Middle East

ISIS takes on Kafranbel, the voice of the uprising

Kafranbel has gained fame around the world for its steady production of Arabic and English pro-uprising propaganda.

BEIRUT: Militants from the Al-Qaeda affiliate the Islamic State of Iraq and Greater Syria (ISIS) have stormed several media facilities in the rebel-held town of Kafranbel, one of the best-known symbols of Syria’s anti-government uprising, activists said.

Activist groups from the town, located in the northwest province of Idlib, said the raids took place Saturday evening, targeting a radio station and a media center located next door.

An activist from Kafranbel told The Daily Star that the ISIS militants seized six media workers and released them after two hours of detention. However, they ransacked the premises of the two locations and confiscated or destroyed computers, cameras, radio and Internet equipment and pro-uprising banners stored at the media center.

The activist said the attack came just hours after the station, Radio Fresh, broadcast a segment that featured interviews with several women discussing their personal lives and problems as divorcees.

In recent months, the Al-Qaeda affiliate has been blamed for a string of kidnappings and murders of opposition supporters active in the media and humanitarian assistance sectors, primarily in the northern and eastern parts of the country.

The activist vowed that the production of Kafranbel’s well-known banners and drawings, often displayed prominently during Friday nationwide protests, would continue, “and better than before.”

Another media activist from Kafranbel said the ISIS militants indicated that the media center was the intended target. He said that cartoons depicting ISIS fighters stabbing the rebel Free Syrian Army in the back were particularly objectionable to the hard-line Islamists, who often face accusations that they are in league with the regime to defeat the mainstream opposition.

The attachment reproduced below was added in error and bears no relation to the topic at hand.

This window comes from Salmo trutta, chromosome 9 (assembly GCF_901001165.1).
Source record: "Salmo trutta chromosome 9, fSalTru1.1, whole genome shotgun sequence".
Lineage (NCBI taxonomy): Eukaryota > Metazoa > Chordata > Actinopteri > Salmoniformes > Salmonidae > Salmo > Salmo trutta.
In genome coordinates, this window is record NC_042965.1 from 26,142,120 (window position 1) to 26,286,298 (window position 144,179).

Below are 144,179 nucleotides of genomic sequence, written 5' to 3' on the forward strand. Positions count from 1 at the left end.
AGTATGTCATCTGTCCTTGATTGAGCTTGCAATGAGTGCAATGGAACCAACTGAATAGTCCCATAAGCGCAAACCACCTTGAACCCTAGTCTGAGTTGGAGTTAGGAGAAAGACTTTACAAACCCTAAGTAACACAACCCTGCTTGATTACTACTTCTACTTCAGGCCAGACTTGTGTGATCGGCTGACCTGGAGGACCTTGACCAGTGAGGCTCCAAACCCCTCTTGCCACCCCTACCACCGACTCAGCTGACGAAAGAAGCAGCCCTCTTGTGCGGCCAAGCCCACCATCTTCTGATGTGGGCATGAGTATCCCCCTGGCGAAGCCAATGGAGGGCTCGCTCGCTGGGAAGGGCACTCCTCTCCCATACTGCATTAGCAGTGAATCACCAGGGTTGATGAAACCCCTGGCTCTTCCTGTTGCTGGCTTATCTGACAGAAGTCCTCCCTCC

Also in Kafranbel, an FSA unit accused ISIS militants over the weekend of using an informant from the town to engineer the seizure of their weapons, stored in a depot.

The Fursan al-Haqq Brigade said the arms, which included anti-aircraft weapons, were being used to fight the army of Syrian President Bashar Assad and that their seizure meant that rebels were unable to protect the population from regime airstrikes.

The brigade also posted a video statement on YouTube, in which a spokesman accused a local named Hassan Hamra of “treason” and inciting strife by working with ISIS militants to facilitate the capture of the weapons.

They said Hamra was now wanted by local judicial authorities.

The activist from Kafranbel said that negotiations were now underway with ISIS to return the arms that were taken.

The developments came, however, as popular pressure in another town in Idlib province prompted ISIS militants to release a popular local rebel commander, activists said.

Lt. Col. Ahmad Saoud, who was kidnapped earlier this month, was released late Friday after residents of Maaret al-Numan staged a demonstration demanding that ISIS let the defected officer go free.

They said he was seized on the grounds that he was “collaborating” with the opposition National Coalition and the Turkey-based leadership of the FSA.

Saoud, a defector from the regular army, heads the Division 13 unit of the Free Syrian Army.

FSA groups in Maaret al-Numan and from the next-door province of Hama had demanded that ISIS release all detainees that it holds, as well as refrain from any violations against civilians and their properties.

A version of this article appeared in the print edition of The Daily Star on December 30, 2013, on page 8.




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